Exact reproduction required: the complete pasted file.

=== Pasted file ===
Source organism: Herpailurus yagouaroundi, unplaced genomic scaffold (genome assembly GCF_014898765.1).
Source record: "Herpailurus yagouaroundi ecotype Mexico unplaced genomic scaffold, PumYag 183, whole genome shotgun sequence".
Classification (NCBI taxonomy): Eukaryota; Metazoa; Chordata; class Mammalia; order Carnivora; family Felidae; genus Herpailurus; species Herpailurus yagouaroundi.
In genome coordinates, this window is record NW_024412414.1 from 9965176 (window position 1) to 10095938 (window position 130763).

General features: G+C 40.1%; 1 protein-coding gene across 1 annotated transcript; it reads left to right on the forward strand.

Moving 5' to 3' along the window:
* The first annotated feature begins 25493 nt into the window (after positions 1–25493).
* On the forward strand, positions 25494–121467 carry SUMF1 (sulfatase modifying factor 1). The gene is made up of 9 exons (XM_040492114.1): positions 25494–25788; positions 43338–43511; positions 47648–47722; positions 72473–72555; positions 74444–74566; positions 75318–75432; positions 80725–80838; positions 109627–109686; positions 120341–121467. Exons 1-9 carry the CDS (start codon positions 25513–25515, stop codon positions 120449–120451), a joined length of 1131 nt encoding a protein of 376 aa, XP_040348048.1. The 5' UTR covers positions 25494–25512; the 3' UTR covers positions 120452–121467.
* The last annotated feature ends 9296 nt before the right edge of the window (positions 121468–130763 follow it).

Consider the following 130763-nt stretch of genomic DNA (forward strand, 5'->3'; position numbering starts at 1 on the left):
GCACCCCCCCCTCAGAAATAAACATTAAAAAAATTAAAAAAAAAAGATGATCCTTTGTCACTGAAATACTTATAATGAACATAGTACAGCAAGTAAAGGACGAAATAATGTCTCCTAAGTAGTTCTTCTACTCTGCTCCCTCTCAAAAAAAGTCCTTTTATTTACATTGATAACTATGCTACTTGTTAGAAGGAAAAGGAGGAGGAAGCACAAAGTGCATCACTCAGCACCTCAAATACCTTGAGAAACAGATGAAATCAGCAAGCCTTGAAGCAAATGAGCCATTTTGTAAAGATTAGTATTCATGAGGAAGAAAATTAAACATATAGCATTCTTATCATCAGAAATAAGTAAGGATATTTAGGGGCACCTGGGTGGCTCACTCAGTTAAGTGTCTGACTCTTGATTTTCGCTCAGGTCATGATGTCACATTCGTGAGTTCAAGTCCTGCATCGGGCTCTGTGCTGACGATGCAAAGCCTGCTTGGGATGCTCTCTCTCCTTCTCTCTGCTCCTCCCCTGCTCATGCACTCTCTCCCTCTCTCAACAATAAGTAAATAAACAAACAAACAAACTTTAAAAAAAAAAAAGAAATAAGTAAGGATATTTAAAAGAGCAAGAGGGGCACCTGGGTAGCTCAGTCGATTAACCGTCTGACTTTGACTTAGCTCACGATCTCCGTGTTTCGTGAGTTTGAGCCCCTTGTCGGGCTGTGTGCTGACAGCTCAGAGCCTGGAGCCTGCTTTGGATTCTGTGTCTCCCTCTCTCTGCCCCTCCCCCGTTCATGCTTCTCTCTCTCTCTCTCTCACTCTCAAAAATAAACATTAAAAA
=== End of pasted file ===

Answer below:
Source organism: Herpailurus yagouaroundi, unplaced genomic scaffold (genome assembly GCF_014898765.1).
Source record: "Herpailurus yagouaroundi ecotype Mexico unplaced genomic scaffold, PumYag 183, whole genome shotgun sequence".
Classification (NCBI taxonomy): Eukaryota; Metazoa; Chordata; class Mammalia; order Carnivora; family Felidae; genus Herpailurus; species Herpailurus yagouaroundi.
In genome coordinates, this window is record NW_024412414.1 from 9965176 (window position 1) to 10095938 (window position 130763).

General features: G+C 40.1%; 1 protein-coding gene across 1 annotated transcript; it reads left to right on the forward strand.

Moving 5' to 3' along the window:
* The first annotated feature begins 25493 nt into the window (after positions 1–25493).
* On the forward strand, positions 25494–121467 carry SUMF1 (sulfatase modifying factor 1). The gene is made up of 9 exons (XM_040492114.1): positions 25494–25788; positions 43338–43511; positions 47648–47722; positions 72473–72555; positions 74444–74566; positions 75318–75432; positions 80725–80838; positions 109627–109686; positions 120341–121467. Exons 1-9 carry the CDS (start codon positions 25513–25515, stop codon positions 120449–120451), a joined length of 1131 nt encoding a protein of 376 aa, XP_040348048.1. The 5' UTR covers positions 25494–25512; the 3' UTR covers positions 120452–121467.
* The last annotated feature ends 9296 nt before the right edge of the window (positions 121468–130763 follow it).

Consider the following 130763-nt stretch of genomic DNA (forward strand, 5'->3'; position numbering starts at 1 on the left):
GCACCCCCCCCTCAGAAATAAACATTAAAAAAATTAAAAAAAAAAGATGATCCTTTGTCACTGAAATACTTATAATGAACATAGTACAGCAAGTAAAGGACGAAATAATGTCTCCTAAGTAGTTCTTCTACTCTGCTCCCTCTCAAAAAAAGTCCTTTTATTTACATTGATAACTATGCTACTTGTTAGAAGGAAAAGGAGGAGGAAGCACAAAGTGCATCACTCAGCACCTCAAATACCTTGAGAAACAGATGAAATCAGCAAGCCTTGAAGCAAATGAGCCATTTTGTAAAGATTAGTATTCATGAGGAAGAAAATTAAACATATAGCATTCTTATCATCAGAAATAAGTAAGGATATTTAGGGGCACCTGGGTGGCTCACTCAGTTAAGTGTCTGACTCTTGATTTTCGCTCAGGTCATGATGTCACATTCGTGAGTTCAAGTCCTGCATCGGGCTCTGTGCTGACGATGCAAAGCCTGCTTGGGATGCTCTCTCTCCTTCTCTCTGCTCCTCCCCTGCTCATGCACTCTCTCCCTCTCTCAACAATAAGTAAATAAACAAACAAACAAACTTTAAAAAAAAAAAAGAAATAAGTAAGGATATTTAAAAGAGCAAGAGGGGCACCTGGGTAGCTCAGTCGATTAACCGTCTGACTTTGACTTAGCTCACGATCTCCGTGTTTCGTGAGTTTGAGCCCCTTGTCGGGCTGTGTGCTGACAGCTCAGAGCCTGGAGCCTGCTTTGGATTCTGTGTCTCCCTCTCTCTGCCCCTCCCCCGTTCATGCTTCTCTCTCTCTCTCTCTCACTCTCAAAAATAAACATTAAAAA